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People demand Budget focus on farming in FinMin's twitter poll

Replies range from serious to hilarious; many ask for revision of tax slabs

Replies range from serious to hilarious; many ask for revision of tax slabs
Nearly 50,000 people have responded to four polls put out by the Union finance ministry’s official handle, in its effort to get ideas from the people for Budget 2017-18. 

On January 6, 9 and 10, the ministry tweeted four multiple-choice questions, asking respondents to select sectors, demographic groups and schemes they wanted the government to focus on in the Budget. These four tweets have been retweeted or “liked” about 5,883 times till the filing of this story. The number is quite likely to increase — indicating more participation — as the polls close Friday.

Till Thursday evening, 23,500 people had responded to a question on which sector the Budget needs to focus on, and 65 per cent respondents had chosen agriculture. About 17 per cent had selected infrastructure, 11 per cent manufacturing and seven per cent information technology and services.

To a question on which area needed more focus, 53 per cent of 7,800 respondents said micro, small and medium enterprises, 29 per cent clicked on low-cost housing, 10 per cent on automobiles and ancillaries, and eight per cent for the garments sector.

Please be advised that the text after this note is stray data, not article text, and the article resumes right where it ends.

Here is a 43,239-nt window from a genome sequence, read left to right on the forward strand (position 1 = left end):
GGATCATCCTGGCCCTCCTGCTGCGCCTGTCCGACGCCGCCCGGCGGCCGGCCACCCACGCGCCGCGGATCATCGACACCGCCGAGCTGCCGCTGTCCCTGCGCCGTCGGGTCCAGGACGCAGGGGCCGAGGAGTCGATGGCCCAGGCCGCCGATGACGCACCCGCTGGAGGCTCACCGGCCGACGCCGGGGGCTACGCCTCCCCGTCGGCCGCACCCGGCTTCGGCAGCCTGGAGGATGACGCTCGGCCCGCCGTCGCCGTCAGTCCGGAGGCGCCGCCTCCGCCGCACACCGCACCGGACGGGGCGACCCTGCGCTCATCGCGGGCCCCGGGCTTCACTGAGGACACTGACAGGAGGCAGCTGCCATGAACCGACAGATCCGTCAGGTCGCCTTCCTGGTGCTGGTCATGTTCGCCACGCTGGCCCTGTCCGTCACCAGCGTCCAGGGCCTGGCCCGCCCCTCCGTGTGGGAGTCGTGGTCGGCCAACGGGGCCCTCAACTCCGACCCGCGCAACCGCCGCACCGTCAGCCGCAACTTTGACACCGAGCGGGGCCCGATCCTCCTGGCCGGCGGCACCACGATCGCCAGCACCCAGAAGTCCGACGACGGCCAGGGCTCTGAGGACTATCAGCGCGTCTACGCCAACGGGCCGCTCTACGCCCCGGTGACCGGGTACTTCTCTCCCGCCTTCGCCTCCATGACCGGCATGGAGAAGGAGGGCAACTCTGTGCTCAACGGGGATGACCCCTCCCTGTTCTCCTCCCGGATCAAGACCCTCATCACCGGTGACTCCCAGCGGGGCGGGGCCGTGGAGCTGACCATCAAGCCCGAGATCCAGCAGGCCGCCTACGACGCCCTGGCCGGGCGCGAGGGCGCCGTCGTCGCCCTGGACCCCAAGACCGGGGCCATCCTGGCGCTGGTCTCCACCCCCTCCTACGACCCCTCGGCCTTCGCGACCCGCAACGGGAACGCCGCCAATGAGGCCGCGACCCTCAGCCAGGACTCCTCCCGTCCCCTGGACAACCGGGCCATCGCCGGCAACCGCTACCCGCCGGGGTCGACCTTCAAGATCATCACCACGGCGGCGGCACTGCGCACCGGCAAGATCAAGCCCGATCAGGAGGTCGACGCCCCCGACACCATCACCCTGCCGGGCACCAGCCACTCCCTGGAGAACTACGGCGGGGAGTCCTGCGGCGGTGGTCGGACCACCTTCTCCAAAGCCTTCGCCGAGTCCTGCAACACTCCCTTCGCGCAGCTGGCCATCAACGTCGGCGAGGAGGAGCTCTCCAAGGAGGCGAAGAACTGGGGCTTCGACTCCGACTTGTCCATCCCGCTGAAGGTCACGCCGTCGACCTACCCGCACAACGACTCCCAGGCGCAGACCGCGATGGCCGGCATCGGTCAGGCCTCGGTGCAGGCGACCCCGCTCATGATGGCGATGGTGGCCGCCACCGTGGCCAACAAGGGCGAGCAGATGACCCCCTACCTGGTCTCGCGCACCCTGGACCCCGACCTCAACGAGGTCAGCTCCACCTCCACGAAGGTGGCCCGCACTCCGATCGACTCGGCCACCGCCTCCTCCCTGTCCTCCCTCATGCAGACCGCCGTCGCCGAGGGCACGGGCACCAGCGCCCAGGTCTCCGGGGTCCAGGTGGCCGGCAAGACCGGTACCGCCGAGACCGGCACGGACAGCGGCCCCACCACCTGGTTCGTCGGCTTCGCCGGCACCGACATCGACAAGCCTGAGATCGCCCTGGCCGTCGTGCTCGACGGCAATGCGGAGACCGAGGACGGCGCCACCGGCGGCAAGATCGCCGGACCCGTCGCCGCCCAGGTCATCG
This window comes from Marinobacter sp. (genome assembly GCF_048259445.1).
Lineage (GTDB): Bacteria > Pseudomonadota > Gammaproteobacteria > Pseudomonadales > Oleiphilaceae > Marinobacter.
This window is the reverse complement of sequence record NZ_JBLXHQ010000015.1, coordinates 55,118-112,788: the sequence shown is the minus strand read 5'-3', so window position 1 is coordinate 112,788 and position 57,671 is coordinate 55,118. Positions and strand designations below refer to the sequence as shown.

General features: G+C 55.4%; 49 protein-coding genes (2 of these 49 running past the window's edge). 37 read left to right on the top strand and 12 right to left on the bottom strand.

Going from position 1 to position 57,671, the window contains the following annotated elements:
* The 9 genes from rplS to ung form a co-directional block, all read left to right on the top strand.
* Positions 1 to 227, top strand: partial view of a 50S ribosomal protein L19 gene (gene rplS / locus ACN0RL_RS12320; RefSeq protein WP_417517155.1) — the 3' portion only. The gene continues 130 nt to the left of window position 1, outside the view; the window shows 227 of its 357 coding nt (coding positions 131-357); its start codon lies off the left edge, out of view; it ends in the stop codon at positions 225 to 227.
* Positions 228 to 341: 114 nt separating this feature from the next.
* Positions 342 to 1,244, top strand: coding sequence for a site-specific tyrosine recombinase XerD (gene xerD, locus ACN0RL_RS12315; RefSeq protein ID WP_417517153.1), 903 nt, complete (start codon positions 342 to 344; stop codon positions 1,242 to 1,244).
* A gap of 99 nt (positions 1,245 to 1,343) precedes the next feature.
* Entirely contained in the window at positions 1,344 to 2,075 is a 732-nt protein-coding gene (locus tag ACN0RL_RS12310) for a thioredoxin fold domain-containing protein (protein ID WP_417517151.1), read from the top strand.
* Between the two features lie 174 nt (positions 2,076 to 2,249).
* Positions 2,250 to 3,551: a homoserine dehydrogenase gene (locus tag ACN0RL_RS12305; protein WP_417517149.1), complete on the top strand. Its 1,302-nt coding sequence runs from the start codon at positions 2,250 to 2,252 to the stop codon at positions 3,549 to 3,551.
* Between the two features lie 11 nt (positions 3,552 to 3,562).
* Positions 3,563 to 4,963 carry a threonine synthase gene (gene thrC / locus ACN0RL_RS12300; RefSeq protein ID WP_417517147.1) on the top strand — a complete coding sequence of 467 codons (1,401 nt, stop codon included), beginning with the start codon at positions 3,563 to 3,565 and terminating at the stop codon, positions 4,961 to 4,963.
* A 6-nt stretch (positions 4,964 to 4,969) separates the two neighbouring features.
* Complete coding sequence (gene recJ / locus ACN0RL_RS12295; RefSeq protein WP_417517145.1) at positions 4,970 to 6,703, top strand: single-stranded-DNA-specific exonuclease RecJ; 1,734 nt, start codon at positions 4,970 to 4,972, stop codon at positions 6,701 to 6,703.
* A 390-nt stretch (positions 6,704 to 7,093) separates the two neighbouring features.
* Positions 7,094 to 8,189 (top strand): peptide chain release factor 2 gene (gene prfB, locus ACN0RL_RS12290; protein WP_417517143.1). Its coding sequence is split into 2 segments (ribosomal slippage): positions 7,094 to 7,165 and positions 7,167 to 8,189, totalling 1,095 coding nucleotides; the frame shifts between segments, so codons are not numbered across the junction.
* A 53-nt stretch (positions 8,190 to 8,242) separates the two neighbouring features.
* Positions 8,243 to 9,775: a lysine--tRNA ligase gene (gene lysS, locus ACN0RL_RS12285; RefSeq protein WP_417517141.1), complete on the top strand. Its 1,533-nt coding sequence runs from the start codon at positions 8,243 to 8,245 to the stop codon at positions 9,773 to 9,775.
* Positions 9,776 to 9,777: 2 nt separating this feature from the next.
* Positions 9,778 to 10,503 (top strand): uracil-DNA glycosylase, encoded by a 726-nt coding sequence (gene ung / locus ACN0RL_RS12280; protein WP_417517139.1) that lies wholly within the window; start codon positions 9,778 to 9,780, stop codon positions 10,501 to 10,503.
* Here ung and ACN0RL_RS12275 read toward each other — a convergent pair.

Responding to a question on which section of society should benefit most from the Budget, 53 per cent of the 10,000 voters said farmers, 29 per cent said youth, 11 per cent voted for the underprivileged, while seven per cent said women and children.

To a question on which scheme the Budget should focus on, 51 per cent of the 7,000 respondents clicked on “housing for all”, 15 per cent said MUDRA Yojana, 24 per cent said Startup India, and 10 per cent for Stand-Up India.

Some of the responses to the tweeted questions were quite colourful. Some demanded more protectionism for domestic firms, especially from Chinese companies; other asked for reduction in regulations, focus on employment generation, universal basic income and better health care.

The most replies, however, were about tax breaks. People asked for reduction in tax rates for professionals, easing of tax slabs and exemption limits, tax incentives for cashless transactions and tax breaks and sops for various sectors.

When tweets are around, can trolls be far behind? 

Some respondents trolled the FinMin, asking it to save a religious leader from sexual assault charges, saving cows, protecting Hindus from conversion to other religions, and saving the Jallikattu festival of Tamil Nadu — currently in the eye of a storm. 

Some people even said the focus of the Budget should be improving the lot of the Reserve Bank of India.